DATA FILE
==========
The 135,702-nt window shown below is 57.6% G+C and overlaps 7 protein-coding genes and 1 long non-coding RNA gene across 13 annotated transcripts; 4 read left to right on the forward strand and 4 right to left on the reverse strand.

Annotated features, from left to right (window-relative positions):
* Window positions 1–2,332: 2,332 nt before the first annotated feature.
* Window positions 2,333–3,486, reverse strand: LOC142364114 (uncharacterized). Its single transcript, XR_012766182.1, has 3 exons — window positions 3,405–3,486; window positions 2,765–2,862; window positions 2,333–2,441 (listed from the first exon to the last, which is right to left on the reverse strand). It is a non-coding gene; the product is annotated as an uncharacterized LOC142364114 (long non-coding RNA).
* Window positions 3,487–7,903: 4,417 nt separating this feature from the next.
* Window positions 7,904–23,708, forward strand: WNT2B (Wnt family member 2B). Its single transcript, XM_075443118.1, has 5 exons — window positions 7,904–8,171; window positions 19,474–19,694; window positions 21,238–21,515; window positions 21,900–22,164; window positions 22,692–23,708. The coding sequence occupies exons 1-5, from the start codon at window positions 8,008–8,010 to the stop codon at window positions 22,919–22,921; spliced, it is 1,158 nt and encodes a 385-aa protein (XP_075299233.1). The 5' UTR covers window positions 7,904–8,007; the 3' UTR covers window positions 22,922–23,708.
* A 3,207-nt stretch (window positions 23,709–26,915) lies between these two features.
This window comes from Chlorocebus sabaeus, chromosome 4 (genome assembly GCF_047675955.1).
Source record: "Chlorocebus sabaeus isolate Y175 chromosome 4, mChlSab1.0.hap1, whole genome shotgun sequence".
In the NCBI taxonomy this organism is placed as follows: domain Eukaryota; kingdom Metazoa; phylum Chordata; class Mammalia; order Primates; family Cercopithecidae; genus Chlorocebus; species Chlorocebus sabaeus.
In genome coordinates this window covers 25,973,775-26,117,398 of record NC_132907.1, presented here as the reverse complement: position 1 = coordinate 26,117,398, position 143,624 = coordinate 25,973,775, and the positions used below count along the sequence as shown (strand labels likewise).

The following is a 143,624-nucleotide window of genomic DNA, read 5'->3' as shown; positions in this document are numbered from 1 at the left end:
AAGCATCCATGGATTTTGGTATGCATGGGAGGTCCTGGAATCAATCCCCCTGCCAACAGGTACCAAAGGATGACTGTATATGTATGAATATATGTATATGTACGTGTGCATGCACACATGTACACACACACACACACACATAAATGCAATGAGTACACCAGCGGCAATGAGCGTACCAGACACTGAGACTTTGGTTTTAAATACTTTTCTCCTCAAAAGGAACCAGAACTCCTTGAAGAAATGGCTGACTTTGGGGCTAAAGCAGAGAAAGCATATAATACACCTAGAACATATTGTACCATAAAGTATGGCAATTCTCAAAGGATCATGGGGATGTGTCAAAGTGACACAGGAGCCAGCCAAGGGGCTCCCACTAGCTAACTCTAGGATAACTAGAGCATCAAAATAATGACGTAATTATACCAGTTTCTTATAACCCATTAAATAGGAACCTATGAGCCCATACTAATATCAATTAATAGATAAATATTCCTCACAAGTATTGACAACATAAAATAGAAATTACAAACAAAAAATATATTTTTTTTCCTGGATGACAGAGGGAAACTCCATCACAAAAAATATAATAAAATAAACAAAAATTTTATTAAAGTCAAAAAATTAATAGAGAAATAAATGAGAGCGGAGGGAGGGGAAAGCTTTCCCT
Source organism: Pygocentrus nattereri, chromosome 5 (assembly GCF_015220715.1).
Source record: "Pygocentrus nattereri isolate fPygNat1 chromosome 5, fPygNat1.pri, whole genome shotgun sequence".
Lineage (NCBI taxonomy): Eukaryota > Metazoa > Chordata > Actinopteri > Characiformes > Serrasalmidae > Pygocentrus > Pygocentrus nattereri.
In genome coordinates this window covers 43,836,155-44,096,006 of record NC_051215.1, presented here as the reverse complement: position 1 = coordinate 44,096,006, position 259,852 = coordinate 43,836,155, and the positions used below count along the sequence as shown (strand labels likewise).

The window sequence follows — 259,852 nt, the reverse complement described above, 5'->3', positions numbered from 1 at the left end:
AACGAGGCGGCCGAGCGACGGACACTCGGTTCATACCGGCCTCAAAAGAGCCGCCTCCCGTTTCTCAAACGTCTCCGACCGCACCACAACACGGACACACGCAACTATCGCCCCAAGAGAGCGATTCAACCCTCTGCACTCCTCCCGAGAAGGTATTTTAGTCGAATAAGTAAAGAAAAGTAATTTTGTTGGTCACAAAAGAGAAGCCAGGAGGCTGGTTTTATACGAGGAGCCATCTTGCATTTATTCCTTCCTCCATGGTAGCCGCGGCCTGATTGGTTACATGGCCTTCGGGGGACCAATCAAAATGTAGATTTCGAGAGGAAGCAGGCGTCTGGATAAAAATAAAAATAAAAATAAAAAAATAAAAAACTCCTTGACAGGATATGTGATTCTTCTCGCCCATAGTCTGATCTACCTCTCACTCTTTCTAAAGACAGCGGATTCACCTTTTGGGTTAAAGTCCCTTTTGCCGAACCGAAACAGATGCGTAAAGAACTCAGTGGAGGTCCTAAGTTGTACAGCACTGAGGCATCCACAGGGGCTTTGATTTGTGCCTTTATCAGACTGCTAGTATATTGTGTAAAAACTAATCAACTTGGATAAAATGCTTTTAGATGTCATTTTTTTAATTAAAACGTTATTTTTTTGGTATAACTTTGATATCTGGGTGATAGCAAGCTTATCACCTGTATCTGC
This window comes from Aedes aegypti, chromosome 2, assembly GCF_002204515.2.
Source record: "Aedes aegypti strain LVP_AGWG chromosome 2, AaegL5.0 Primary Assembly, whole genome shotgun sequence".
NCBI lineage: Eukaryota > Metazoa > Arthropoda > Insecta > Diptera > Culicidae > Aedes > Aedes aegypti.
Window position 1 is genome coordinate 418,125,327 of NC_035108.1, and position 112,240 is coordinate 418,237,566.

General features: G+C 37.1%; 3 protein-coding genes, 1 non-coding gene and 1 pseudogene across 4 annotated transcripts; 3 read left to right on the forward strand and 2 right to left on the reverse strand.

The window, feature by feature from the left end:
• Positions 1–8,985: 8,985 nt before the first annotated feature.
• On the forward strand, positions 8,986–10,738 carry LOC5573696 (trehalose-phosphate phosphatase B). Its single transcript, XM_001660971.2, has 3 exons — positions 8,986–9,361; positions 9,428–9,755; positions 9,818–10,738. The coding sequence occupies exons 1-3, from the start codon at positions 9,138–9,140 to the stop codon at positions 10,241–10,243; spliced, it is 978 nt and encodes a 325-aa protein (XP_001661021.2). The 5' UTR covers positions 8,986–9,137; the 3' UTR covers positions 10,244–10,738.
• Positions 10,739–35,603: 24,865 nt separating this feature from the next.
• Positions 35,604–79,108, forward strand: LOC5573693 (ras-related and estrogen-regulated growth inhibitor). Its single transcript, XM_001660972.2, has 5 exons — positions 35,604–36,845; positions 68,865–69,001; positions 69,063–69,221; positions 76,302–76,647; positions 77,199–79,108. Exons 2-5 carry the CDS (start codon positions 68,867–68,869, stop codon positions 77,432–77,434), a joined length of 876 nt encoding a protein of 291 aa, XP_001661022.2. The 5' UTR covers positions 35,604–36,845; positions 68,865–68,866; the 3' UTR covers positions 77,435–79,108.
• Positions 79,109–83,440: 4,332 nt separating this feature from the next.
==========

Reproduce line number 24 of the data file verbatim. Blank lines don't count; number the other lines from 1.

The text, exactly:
General features: G+C 37.1%; 3 protein-coding genes, 1 non-coding gene and 1 pseudogene across 4 annotated transcripts; 3 read left to right on the forward strand and 2 right to left on the reverse strand.